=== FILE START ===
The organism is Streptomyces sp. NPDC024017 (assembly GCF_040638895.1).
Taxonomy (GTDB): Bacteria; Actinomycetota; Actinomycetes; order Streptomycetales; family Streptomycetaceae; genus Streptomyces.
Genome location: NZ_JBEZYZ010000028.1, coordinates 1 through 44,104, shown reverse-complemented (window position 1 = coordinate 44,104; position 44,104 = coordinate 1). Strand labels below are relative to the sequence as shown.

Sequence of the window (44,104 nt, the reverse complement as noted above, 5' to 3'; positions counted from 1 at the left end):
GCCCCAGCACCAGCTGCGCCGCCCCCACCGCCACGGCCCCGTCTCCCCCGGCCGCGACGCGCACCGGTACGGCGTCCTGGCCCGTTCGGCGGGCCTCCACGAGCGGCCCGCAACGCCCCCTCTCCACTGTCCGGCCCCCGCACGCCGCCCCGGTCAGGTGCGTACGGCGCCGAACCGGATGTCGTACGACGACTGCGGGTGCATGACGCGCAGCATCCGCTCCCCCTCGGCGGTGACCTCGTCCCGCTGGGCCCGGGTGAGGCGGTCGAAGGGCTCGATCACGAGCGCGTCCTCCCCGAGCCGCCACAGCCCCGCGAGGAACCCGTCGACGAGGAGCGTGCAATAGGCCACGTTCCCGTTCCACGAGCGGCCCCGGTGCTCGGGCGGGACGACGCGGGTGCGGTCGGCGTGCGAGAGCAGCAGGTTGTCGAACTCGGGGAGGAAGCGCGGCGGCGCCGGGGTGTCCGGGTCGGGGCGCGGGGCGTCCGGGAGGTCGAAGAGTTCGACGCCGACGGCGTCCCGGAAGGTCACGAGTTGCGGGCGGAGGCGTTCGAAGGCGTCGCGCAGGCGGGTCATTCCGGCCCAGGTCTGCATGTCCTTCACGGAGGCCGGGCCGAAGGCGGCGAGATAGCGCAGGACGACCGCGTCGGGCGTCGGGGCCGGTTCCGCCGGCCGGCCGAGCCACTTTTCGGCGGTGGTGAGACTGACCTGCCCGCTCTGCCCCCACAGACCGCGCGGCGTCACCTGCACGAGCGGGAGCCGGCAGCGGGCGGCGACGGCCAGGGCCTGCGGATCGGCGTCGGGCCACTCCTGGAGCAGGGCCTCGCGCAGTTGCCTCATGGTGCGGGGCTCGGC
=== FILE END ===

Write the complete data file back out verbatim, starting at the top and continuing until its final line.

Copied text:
The organism is Streptomyces sp. NPDC024017 (assembly GCF_040638895.1).
Taxonomy (GTDB): Bacteria; Actinomycetota; Actinomycetes; order Streptomycetales; family Streptomycetaceae; genus Streptomyces.
Genome location: NZ_JBEZYZ010000028.1, coordinates 1 through 44,104, shown reverse-complemented (window position 1 = coordinate 44,104; position 44,104 = coordinate 1). Strand labels below are relative to the sequence as shown.

Sequence of the window (44,104 nt, the reverse complement as noted above, 5' to 3'; positions counted from 1 at the left end):
GCCCCAGCACCAGCTGCGCCGCCCCCACCGCCACGGCCCCGTCTCCCCCGGCCGCGACGCGCACCGGTACGGCGTCCTGGCCCGTTCGGCGGGCCTCCACGAGCGGCCCGCAACGCCCCCTCTCCACTGTCCGGCCCCCGCACGCCGCCCCGGTCAGGTGCGTACGGCGCCGAACCGGATGTCGTACGACGACTGCGGGTGCATGACGCGCAGCATCCGCTCCCCCTCGGCGGTGACCTCGTCCCGCTGGGCCCGGGTGAGGCGGTCGAAGGGCTCGATCACGAGCGCGTCCTCCCCGAGCCGCCACAGCCCCGCGAGGAACCCGTCGACGAGGAGCGTGCAATAGGCCACGTTCCCGTTCCACGAGCGGCCCCGGTGCTCGGGCGGGACGACGCGGGTGCGGTCGGCGTGCGAGAGCAGCAGGTTGTCGAACTCGGGGAGGAAGCGCGGCGGCGCCGGGGTGTCCGGGTCGGGGCGCGGGGCGTCCGGGAGGTCGAAGAGTTCGACGCCGACGGCGTCCCGGAAGGTCACGAGTTGCGGGCGGAGGCGTTCGAAGGCGTCGCGCAGGCGGGTCATTCCGGCCCAGGTCTGCATGTCCTTCACGGAGGCCGGGCCGAAGGCGGCGAGATAGCGCAGGACGACCGCGTCGGGCGTCGGGGCCGGTTCCGCCGGCCGGCCGAGCCACTTTTCGGCGGTGGTGAGACTGACCTGCCCGCTCTGCCCCCACAGACCGCGCGGCGTCACCTGCACGAGCGGGAGCCGGCAGCGGGCGGCGACGGCCAGGGCCTGCGGATCGGCGTCGGGCCACTCCTGGAGCAGGGCCTCGCGCAGTTGCCTCATGGTGCGGGGCTCGGC